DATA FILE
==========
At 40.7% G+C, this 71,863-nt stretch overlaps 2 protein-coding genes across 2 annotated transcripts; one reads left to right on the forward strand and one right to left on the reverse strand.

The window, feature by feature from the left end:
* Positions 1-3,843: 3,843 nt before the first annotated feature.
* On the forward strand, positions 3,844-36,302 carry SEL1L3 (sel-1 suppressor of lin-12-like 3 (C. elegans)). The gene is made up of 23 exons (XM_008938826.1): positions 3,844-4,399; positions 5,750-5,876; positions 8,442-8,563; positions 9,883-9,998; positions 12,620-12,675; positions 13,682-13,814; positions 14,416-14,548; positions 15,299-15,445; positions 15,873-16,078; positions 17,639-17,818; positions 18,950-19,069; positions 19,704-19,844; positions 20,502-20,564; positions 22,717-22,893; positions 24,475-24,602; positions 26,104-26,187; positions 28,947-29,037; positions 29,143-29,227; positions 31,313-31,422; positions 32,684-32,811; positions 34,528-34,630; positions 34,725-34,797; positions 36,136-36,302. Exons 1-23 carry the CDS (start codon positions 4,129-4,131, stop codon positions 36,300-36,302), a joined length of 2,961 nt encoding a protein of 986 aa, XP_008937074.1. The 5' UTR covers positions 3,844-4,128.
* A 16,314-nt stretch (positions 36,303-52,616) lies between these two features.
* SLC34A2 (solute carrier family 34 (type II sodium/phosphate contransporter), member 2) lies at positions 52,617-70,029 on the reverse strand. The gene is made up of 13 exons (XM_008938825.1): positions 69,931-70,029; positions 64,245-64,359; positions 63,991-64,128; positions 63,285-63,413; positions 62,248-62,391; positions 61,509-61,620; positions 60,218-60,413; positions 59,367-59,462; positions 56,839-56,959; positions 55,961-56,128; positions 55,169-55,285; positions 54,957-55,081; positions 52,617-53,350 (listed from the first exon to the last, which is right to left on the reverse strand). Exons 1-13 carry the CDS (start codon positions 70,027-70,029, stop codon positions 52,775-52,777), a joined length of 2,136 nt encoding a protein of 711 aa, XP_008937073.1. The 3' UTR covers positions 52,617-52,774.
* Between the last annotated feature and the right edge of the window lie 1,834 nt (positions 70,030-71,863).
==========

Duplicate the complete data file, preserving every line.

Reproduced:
At 40.7% G+C, this 71,863-nt stretch overlaps 2 protein-coding genes across 2 annotated transcripts; one reads left to right on the forward strand and one right to left on the reverse strand.

The window, feature by feature from the left end:
* Positions 1-3,843: 3,843 nt before the first annotated feature.
* On the forward strand, positions 3,844-36,302 carry SEL1L3 (sel-1 suppressor of lin-12-like 3 (C. elegans)). The gene is made up of 23 exons (XM_008938826.1): positions 3,844-4,399; positions 5,750-5,876; positions 8,442-8,563; positions 9,883-9,998; positions 12,620-12,675; positions 13,682-13,814; positions 14,416-14,548; positions 15,299-15,445; positions 15,873-16,078; positions 17,639-17,818; positions 18,950-19,069; positions 19,704-19,844; positions 20,502-20,564; positions 22,717-22,893; positions 24,475-24,602; positions 26,104-26,187; positions 28,947-29,037; positions 29,143-29,227; positions 31,313-31,422; positions 32,684-32,811; positions 34,528-34,630; positions 34,725-34,797; positions 36,136-36,302. Exons 1-23 carry the CDS (start codon positions 4,129-4,131, stop codon positions 36,300-36,302), a joined length of 2,961 nt encoding a protein of 986 aa, XP_008937074.1. The 5' UTR covers positions 3,844-4,128.
* A 16,314-nt stretch (positions 36,303-52,616) lies between these two features.
* SLC34A2 (solute carrier family 34 (type II sodium/phosphate contransporter), member 2) lies at positions 52,617-70,029 on the reverse strand. The gene is made up of 13 exons (XM_008938825.1): positions 69,931-70,029; positions 64,245-64,359; positions 63,991-64,128; positions 63,285-63,413; positions 62,248-62,391; positions 61,509-61,620; positions 60,218-60,413; positions 59,367-59,462; positions 56,839-56,959; positions 55,961-56,128; positions 55,169-55,285; positions 54,957-55,081; positions 52,617-53,350 (listed from the first exon to the last, which is right to left on the reverse strand). Exons 1-13 carry the CDS (start codon positions 70,027-70,029, stop codon positions 52,775-52,777), a joined length of 2,136 nt encoding a protein of 711 aa, XP_008937073.1. The 3' UTR covers positions 52,617-52,774.
* Between the last annotated feature and the right edge of the window lie 1,834 nt (positions 70,030-71,863).